KENNINGTON: Walking tour, Rastafari and the Concrete JungleKicking off from Kennington tube station this guided walking tour traces the history of radical politics and Rastafarianism in and around the area. Centring upon the teachings of Bob Marley (who, when in London recording Exodus in the 1970’s, visited the Rastafarian temple on St.Agnes Place and then played football in the Kennington Park) and William Cuffay (one of London’s pioneering mixed race politicians and the outspoken leader of the Chartist working class movement), the tour hopes to relive the history of resistance in Kennington Park.
It will be led by CoolWalks, a group of local, experienced volunteers from the community arts and mental wellbeing charity, CoolTan Arts. £6, free if conc. Meet at Kennington Park Station at 2pm-4pm, Thu 26th Oct. Tickets, info on this tour and others here.
SOUTHWARK: Talk, Educating Black Boys: 19th Century, Present and FutureDid you know, in the early 1800’s, abolitionist campaigners – like William Wilberforce and Granville Sharp – set up a school in Clapham called the African Academy? The intention was educating boys (aged 10-17) brought over from Sierra Leone and the sons of Krio and non-Krio families of influence.
This month, Krios Dot Com are partnering with Krio Descendants Union to host an evening of discussion, photography and literature aimed at ‘celebrating the past and embracing the future’. Talks will be led by an expert panel discussing how the education of Black boys has developed since the days of the African Academy, what education is like now and what direction it might take in the future.
Alongside this renowned historian Steve Martin will be discussing his book Jupiter Williams. It charts the story of a Clapham Academy pupil forced to leave his boarding school to scour through the slums of 19th Century London to find his lost brother. Free event, Sierra Leonean food and drink will be on sale. Fri 27th Oct, 6:30pm-10:30pm. The Crypt at St Peter’s, Liverpool Grove, SE17. Register to attend here.
WANDSWORTH: Film screening, Black Nurses: The Women Who Saved the NHSThis BBC documentary tells the story of the thousands of Caribbean and African women who, 70 years ago, answered the call to come to the UK and save the ailing health service. It is a tale of overcoming racism, fighting for career progression and a relentless battle for national recognition.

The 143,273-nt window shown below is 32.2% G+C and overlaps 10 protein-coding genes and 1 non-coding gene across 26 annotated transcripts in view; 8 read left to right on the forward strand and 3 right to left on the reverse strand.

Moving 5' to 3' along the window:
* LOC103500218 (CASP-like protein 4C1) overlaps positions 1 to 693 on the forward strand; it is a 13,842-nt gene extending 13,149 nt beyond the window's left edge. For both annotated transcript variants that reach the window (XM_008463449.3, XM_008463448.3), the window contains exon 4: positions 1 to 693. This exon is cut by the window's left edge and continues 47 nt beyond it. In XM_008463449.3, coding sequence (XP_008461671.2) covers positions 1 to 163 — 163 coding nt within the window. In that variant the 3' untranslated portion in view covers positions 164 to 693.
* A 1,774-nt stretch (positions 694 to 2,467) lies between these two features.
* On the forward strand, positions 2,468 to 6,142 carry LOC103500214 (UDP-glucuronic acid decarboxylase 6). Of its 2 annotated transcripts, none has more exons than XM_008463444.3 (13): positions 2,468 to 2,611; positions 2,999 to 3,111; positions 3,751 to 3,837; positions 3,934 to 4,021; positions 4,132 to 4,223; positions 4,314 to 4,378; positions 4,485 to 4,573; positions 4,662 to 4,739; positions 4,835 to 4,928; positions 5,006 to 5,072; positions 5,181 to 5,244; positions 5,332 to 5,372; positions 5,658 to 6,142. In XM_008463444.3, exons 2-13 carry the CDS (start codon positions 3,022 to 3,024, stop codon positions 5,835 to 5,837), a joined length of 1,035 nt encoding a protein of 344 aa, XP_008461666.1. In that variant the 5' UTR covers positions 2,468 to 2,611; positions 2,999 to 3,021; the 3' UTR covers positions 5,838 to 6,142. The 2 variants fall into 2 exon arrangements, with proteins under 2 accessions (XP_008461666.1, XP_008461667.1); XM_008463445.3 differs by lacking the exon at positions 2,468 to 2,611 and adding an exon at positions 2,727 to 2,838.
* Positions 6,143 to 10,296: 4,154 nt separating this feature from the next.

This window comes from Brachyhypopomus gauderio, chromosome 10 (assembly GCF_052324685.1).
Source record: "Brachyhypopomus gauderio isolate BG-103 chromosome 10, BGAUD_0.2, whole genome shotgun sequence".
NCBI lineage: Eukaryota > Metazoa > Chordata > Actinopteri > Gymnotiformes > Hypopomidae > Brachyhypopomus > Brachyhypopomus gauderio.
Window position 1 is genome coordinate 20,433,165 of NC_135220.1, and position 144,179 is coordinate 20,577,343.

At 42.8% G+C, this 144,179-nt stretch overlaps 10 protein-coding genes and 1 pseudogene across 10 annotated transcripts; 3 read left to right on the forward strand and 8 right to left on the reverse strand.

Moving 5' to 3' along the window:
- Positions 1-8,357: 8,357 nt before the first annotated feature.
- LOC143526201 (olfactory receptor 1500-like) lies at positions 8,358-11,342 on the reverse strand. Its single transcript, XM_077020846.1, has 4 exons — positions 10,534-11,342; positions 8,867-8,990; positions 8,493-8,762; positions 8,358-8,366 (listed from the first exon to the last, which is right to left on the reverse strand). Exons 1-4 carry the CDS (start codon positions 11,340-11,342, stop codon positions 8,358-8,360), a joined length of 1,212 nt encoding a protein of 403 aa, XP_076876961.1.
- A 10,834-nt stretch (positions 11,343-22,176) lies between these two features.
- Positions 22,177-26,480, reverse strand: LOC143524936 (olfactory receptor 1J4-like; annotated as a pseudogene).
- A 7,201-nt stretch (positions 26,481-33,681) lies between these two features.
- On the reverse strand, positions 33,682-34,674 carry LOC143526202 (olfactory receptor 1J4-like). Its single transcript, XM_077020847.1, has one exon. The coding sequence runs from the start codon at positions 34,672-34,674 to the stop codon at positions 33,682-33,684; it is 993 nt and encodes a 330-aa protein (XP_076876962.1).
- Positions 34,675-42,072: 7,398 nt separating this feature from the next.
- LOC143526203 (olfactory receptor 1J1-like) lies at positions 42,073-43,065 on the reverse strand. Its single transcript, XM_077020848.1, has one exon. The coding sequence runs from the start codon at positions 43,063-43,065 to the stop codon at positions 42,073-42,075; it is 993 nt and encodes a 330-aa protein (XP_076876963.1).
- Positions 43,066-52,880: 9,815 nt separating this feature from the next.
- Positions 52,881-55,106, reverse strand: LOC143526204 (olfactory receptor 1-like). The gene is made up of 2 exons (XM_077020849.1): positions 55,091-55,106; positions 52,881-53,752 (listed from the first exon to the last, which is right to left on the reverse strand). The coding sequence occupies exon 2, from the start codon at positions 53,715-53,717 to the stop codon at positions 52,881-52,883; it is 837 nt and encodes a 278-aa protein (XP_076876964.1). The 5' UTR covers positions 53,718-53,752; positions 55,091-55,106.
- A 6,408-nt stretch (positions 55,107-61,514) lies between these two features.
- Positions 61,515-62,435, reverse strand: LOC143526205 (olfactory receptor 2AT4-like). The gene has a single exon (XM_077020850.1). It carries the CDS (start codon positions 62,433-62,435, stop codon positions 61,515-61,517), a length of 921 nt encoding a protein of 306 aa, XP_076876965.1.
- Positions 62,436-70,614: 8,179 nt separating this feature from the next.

The screening will be followed by talks and Q&A discussions with a handful of senior BME health service staff, primarily from Wandsworth’s South West London and St George’s Mental Health Trust. They will address historic issues, present current challenges and offer approaches for overcome difficulties faced by BME staff in the NHS today. Free, Fri 20th Oct, 7pm-10pm. Talk Wandsworth, 56 Tooting High Street, SW17. More here.
LEWISHAM: Photography, Life in Victorian BritainA series of 30 photographs have been plucked from the archives, dusted down and are now ready for public view for the first time in over 125 years. Displayed in a pop-up gallery in Lewisham Library, the images, taken during the Victorian era, provide a unique snapshot into the lives’ of African, Caribbean and South Asian people during the period. Free, open daily at Lewisham Library, 199 Lewisham High St, SW13. More here.
SOUTHWARK: Theatre, FreemanInspired by the true story of William Freeman, who was put on trial in 19th Century New York and the first case to raise ‘insanity’ as a defence in the US. William’s story is used as a platform to explore the relationships between people of colour, the criminal justice system, and mental health: spanning from segregated 1846 America, right up to the death of Sarah Reed in London last year.
The mix of high-energy physical theatre, a cappella singing, humour and powerful drama, creates an extraordinarily moving and affecting experience for audiences. The performance will be followed by a post-show talk. £12, £9 concs, Wed18th Oct, 7:30pm. Canada Water Culture Space, 21 Surrey Quays Road, SE16. Tickets here.
BANKSIDE: Art, Soul of a Nation: Art in the Age of BlackShining a light on the vital contribution of Black artists to a dramatic period in American art and history, this acclaimed exhibition is coming to an end on 22nd Oct. Starting from 1963, at the height of the Civil Rights movement, it follows more militant calls for Black Power that emerged in its wake.
Works include vibrant paintings, powerful murals, collage, photography, revolutionary clothing designs and sculptures made with Black hair, melted records, and tights. The variety of artworks reflects the many viewpoints of artists and collectives at work during these explosive times. Some engage with legendary figures from the period, with paintings in homage to political leaders Martin Luther King, Malcolm X and Angela David and musician John Coltrane.
This landmark exhibition is a rare opportunity to see era-defining artworks that changed the face of art in America, catch it while it lasts. £16.50, £14.50 conc, ends 22nd Oct, Tate Modern, SE1. More here.
BRIXTON: Music, Black SoundBlack Sound tells the story of 100 years of musical creativity and DIY ingenuity in the UK. Overcoming the status quo of the music industry, Black British music has migrated from the margins to claim and transform the mainstream. This exhibition celebrates the pioneering players, promoters, producers and punters who made it all happen and shaped this country’s cultural history.
The exhibition will be primarily centred around the Black Cultural Archive’s collection of ephemera, photographs, vinyl, cassettes, and music tracks to showcase the musical heritage of Black people across the UK. Audio-guided tours will be available as well as the opportunity to listen to a mix of the top 100 most seminal albums from the last 100 years. Free, £3 for audio-guide, Tue-Sat 10-6pm, until 4th Nov. Windrush Square, SW2. More here.